If you notice that your hair is starting to thin or that your hairline seems to be receding, you might be concerned. If you verbalize your worries, you’re likely to get lots of feedback (wanted and unwanted) from friends and family – and we’re willing to bet that someone blames your hat-wearing habit. Let’s clear it up for good: the myth that regular hat-donning causes hair loss is an old one, but it’s false.A heady tradition: Hats through the centuries
Humans have worn hats or some form of a hat for hundreds and hundreds of years. The idea that hats cause baldness is not a new myth; instead, it is a myth that has persisted for generations due to simple misunderstandings.
It might make some sense that the hat you’re wearing is contributing to hair loss – but it’s probably not the main culprit.
Loosen up: tight-fitting hats can contribute to hair loss
While wearing a cap might not cause hair loss, if you’re wearing a hat that’s excessively tight, you can cause some damage to your hair follicles. Generally, people don’t wear hats that are painfully tight; you’d have to be pretty uncomfortable to create enough tension to cause spur traction alopecia.
Traction alopecia occurs when people consistently wear hairstyles that put undue tension on the hair and ultimately damage the follicles (ballerina bun, anybody?). As a result, the hair can fall out. Traction alopecia is most likely to occur after years of pulling the hair into very tight styles and generally results in a receding hairline. That’s a different kind of tension than wearing a snug-fitting hat.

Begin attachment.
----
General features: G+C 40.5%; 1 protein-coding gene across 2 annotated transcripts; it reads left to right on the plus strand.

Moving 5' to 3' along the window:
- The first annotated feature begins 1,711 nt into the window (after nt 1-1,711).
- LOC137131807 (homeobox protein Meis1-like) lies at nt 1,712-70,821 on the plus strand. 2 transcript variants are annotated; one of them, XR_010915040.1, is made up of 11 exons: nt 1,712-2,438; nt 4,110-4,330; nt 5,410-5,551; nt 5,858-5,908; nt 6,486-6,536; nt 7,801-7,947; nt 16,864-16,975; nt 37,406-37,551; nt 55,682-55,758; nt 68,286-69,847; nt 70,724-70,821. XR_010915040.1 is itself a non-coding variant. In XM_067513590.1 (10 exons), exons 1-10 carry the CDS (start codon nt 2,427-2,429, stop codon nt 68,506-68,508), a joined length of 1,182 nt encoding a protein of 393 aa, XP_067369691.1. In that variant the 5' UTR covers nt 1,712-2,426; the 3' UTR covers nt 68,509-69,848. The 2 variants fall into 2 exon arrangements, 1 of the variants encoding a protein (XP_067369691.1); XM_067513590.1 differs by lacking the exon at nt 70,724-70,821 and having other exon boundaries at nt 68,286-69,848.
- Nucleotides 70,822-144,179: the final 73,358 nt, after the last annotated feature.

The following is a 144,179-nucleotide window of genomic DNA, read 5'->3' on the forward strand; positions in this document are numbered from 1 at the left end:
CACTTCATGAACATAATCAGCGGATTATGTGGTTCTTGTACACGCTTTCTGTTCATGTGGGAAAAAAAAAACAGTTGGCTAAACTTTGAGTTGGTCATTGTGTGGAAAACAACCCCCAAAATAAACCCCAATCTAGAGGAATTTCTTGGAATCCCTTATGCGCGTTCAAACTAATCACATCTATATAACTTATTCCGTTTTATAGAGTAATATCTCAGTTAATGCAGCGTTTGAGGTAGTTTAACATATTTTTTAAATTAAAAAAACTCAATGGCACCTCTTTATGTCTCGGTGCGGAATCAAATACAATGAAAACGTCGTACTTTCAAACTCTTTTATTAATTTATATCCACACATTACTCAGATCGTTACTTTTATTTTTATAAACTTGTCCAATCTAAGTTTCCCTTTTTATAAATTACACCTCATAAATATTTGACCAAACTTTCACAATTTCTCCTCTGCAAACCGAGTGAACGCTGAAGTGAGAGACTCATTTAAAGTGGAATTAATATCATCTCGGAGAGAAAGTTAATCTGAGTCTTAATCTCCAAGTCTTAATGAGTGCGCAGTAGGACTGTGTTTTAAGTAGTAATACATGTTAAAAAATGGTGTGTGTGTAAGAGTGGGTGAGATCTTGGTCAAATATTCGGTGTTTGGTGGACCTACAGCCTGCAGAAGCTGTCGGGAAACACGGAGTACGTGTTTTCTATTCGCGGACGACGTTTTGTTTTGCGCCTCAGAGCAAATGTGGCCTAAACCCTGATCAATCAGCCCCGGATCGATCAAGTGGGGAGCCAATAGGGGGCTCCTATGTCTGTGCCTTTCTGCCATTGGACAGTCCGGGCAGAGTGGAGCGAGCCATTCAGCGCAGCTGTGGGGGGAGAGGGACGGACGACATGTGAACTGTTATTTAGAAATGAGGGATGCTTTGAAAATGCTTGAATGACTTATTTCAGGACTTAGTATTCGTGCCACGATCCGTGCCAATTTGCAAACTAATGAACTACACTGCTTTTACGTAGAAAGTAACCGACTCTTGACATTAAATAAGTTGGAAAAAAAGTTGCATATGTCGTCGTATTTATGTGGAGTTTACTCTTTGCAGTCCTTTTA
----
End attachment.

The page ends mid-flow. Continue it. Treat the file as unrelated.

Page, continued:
Some amount of hair loss is normal
If you’re finding hair in your hat after you’ve removed it, don’t panic: a healthy scalp will lose as many as 100 hairs per day. The good news: that hair will grow back if the hair follicle isn’t damaged. 100 hairs is really not that much – and it’s nothing to worry about.
Your hat isn’t causing hair loss – but these things might be:
There are a variety of factors that can cause hair loss. Genetics and pattern baldness account for roughly 90 percent of hair loss cases in men and the majority of female hair loss cases.
It is also possible for an infection or illness to cause hair loss. Even if the illness itself doesn’t cause hair loss, medical treatments and certain medications can have the same impact. (Chemotherapy, for example, is well-known for causing hair loss.)
Although it is possible to damage the hair follicles by pulling your hair into a very tight style, it is not likely that you will lose your hair because you wore a hat. Hair loss is rarely related to lifestyle or clothing choices; instead, it is primarily due to genetics or health concerns. Keep wearing your hats – they won’t cost you any hair!